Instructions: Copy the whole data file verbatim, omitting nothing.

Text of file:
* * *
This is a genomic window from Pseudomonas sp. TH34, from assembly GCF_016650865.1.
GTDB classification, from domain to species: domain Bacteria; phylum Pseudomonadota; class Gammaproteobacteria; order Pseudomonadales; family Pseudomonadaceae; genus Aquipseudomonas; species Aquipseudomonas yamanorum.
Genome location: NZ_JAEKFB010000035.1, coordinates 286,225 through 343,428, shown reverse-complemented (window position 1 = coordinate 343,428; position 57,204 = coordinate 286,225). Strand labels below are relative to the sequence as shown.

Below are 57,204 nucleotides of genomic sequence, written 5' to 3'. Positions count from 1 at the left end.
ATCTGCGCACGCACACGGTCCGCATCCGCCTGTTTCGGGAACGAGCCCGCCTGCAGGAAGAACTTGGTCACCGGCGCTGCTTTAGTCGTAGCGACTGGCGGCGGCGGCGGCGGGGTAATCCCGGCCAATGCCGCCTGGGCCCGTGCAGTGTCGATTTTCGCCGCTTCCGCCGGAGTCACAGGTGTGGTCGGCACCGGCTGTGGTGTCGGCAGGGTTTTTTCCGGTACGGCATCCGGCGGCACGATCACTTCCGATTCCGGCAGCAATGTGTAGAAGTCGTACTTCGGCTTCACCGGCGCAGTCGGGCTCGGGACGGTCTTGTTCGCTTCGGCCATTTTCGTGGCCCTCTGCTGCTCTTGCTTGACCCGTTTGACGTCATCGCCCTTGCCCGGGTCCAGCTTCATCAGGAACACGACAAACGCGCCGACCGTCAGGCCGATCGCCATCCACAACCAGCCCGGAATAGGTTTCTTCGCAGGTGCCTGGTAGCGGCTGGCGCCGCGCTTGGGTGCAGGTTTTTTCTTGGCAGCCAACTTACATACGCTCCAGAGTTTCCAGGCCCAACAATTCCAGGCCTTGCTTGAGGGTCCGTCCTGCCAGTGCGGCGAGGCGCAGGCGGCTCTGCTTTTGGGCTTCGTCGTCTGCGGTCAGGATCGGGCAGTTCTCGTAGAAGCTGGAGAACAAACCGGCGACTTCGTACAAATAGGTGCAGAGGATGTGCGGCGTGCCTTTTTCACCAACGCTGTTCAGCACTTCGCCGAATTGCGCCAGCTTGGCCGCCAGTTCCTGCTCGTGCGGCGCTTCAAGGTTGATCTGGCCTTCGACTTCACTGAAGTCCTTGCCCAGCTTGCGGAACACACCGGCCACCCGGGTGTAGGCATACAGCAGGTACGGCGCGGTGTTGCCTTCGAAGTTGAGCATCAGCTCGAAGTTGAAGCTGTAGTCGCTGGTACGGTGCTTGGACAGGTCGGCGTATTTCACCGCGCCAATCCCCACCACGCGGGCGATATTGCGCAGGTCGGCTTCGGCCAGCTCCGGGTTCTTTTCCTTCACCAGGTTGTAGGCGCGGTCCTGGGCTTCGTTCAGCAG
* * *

This is a genomic window from Pseudomonas sp. TH34, from assembly GCF_016650865.1.
GTDB classification, from domain to species: domain Bacteria; phylum Pseudomonadota; class Gammaproteobacteria; order Pseudomonadales; family Pseudomonadaceae; genus Aquipseudomonas; species Aquipseudomonas yamanorum.
Genome location: NZ_JAEKFB010000035.1, coordinates 286,225 through 343,428, shown reverse-complemented (window position 1 = coordinate 343,428; position 57,204 = coordinate 286,225). Strand labels below are relative to the sequence as shown.

Below are 57,204 nucleotides of genomic sequence, written 5' to 3'. Positions count from 1 at the left end.
ATCTGCGCACGCACACGGTCCGCATCCGCCTGTTTCGGGAACGAGCCCGCCTGCAGGAAGAACTTGGTCACCGGCGCTGCTTTAGTCGTAGCGACTGGCGGCGGCGGCGGCGGGGTAATCCCGGCCAATGCCGCCTGGGCCCGTGCAGTGTCGATTTTCGCCGCTTCCGCCGGAGTCACAGGTGTGGTCGGCACCGGCTGTGGTGTCGGCAGGGTTTTTTCCGGTACGGCATCCGGCGGCACGATCACTTCCGATTCCGGCAGCAATGTGTAGAAGTCGTACTTCGGCTTCACCGGCGCAGTCGGGCTCGGGACGGTCTTGTTCGCTTCGGCCATTTTCGTGGCCCTCTGCTGCTCTTGCTTGACCCGTTTGACGTCATCGCCCTTGCCCGGGTCCAGCTTCATCAGGAACACGACAAACGCGCCGACCGTCAGGCCGATCGCCATCCACAACCAGCCCGGAATAGGTTTCTTCGCAGGTGCCTGGTAGCGGCTGGCGCCGCGCTTGGGTGCAGGTTTTTTCTTGGCAGCCAACTTACATACGCTCCAGAGTTTCCAGGCCCAACAATTCCAGGCCTTGCTTGAGGGTCCGTCCTGCCAGTGCGGCGAGGCGCAGGCGGCTCTGCTTTTGGGCTTCGTCGTCTGCGGTCAGGATCGGGCAGTTCTCGTAGAAGCTGGAGAACAAACCGGCGACTTCGTACAAATAGGTGCAGAGGATGTGCGGCGTGCCTTTTTCACCAACGCTGTTCAGCACTTCGCCGAATTGCGCCAGCTTGGCCGCCAGTTCCTGCTCGTGCGGCGCTTCAAGGTTGATCTGGCCTTCGACTTCACTGAAGTCCTTGCCCAGCTTGCGGAACACACCGGCCACCCGGGTGTAGGCATACAGCAGGTACGGCGCGGTGTTGCCTTCGAAGTTGAGCATCAGCTCGAAGTTGAAGCTGTAGTCGCTGGTACGGTGCTTGGACAGGTCGGCGTATTTCACCGCGCCAATCCCCACCACGCGGGCGATATTGCGCAGGTCGGCTTCGGCCAGCTCCGGGTTCTTTTCCTTCACCAGGTTGTAGGCGCGGTCCTGGGCTTCGTTCAGCAG